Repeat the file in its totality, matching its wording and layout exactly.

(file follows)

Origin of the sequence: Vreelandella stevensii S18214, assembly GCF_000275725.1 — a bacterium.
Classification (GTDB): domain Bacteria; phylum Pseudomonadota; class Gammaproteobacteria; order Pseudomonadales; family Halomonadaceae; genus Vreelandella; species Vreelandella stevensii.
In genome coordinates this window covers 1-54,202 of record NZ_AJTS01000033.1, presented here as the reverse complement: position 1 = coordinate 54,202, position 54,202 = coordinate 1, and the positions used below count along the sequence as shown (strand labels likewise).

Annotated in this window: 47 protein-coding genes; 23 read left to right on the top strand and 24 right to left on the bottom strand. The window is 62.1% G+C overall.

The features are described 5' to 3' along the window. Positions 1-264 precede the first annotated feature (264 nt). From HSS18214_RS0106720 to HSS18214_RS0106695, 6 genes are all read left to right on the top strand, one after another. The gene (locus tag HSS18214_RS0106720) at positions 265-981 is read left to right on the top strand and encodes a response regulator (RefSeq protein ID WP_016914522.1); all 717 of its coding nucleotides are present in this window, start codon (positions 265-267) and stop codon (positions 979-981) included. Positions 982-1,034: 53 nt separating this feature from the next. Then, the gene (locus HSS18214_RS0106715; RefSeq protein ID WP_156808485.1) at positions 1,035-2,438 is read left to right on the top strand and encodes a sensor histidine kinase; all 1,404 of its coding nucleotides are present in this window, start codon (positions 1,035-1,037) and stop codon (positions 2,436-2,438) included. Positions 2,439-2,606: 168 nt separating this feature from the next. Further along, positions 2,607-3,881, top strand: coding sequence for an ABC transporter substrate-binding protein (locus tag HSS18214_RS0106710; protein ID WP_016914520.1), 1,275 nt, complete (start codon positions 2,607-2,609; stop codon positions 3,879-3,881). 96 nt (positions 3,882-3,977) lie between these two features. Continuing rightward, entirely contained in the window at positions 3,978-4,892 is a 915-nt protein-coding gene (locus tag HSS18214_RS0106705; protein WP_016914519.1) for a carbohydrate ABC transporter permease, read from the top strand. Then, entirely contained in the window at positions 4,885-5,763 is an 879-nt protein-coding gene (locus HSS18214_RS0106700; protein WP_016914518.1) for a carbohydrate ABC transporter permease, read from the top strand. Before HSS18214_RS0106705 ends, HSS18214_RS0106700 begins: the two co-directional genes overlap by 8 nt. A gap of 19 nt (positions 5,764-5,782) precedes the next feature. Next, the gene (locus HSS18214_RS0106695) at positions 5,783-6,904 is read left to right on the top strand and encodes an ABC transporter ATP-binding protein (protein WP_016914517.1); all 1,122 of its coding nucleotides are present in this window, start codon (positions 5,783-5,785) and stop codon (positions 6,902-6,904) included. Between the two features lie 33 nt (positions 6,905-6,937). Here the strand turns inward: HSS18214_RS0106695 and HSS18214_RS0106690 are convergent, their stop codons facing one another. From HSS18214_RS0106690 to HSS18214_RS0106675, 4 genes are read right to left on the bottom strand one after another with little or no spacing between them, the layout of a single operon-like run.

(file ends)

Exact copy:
Origin of the sequence: Vreelandella stevensii S18214, assembly GCF_000275725.1 — a bacterium.
Classification (GTDB): domain Bacteria; phylum Pseudomonadota; class Gammaproteobacteria; order Pseudomonadales; family Halomonadaceae; genus Vreelandella; species Vreelandella stevensii.
In genome coordinates this window covers 1-54,202 of record NZ_AJTS01000033.1, presented here as the reverse complement: position 1 = coordinate 54,202, position 54,202 = coordinate 1, and the positions used below count along the sequence as shown (strand labels likewise).

Annotated in this window: 47 protein-coding genes; 23 read left to right on the top strand and 24 right to left on the bottom strand. The window is 62.1% G+C overall.

The features are described 5' to 3' along the window. Positions 1-264 precede the first annotated feature (264 nt). From HSS18214_RS0106720 to HSS18214_RS0106695, 6 genes are all read left to right on the top strand, one after another. The gene (locus tag HSS18214_RS0106720) at positions 265-981 is read left to right on the top strand and encodes a response regulator (RefSeq protein ID WP_016914522.1); all 717 of its coding nucleotides are present in this window, start codon (positions 265-267) and stop codon (positions 979-981) included. Positions 982-1,034: 53 nt separating this feature from the next. Then, the gene (locus HSS18214_RS0106715; RefSeq protein ID WP_156808485.1) at positions 1,035-2,438 is read left to right on the top strand and encodes a sensor histidine kinase; all 1,404 of its coding nucleotides are present in this window, start codon (positions 1,035-1,037) and stop codon (positions 2,436-2,438) included. Positions 2,439-2,606: 168 nt separating this feature from the next. Further along, positions 2,607-3,881, top strand: coding sequence for an ABC transporter substrate-binding protein (locus tag HSS18214_RS0106710; protein ID WP_016914520.1), 1,275 nt, complete (start codon positions 2,607-2,609; stop codon positions 3,879-3,881). 96 nt (positions 3,882-3,977) lie between these two features. Continuing rightward, entirely contained in the window at positions 3,978-4,892 is a 915-nt protein-coding gene (locus tag HSS18214_RS0106705; protein WP_016914519.1) for a carbohydrate ABC transporter permease, read from the top strand. Then, entirely contained in the window at positions 4,885-5,763 is an 879-nt protein-coding gene (locus HSS18214_RS0106700; protein WP_016914518.1) for a carbohydrate ABC transporter permease, read from the top strand. Before HSS18214_RS0106705 ends, HSS18214_RS0106700 begins: the two co-directional genes overlap by 8 nt. A gap of 19 nt (positions 5,764-5,782) precedes the next feature. Next, the gene (locus HSS18214_RS0106695) at positions 5,783-6,904 is read left to right on the top strand and encodes an ABC transporter ATP-binding protein (protein WP_016914517.1); all 1,122 of its coding nucleotides are present in this window, start codon (positions 5,783-5,785) and stop codon (positions 6,902-6,904) included. Between the two features lie 33 nt (positions 6,905-6,937). Here the strand turns inward: HSS18214_RS0106695 and HSS18214_RS0106690 are convergent, their stop codons facing one another. From HSS18214_RS0106690 to HSS18214_RS0106675, 4 genes are read right to left on the bottom strand one after another with little or no spacing between them, the layout of a single operon-like run.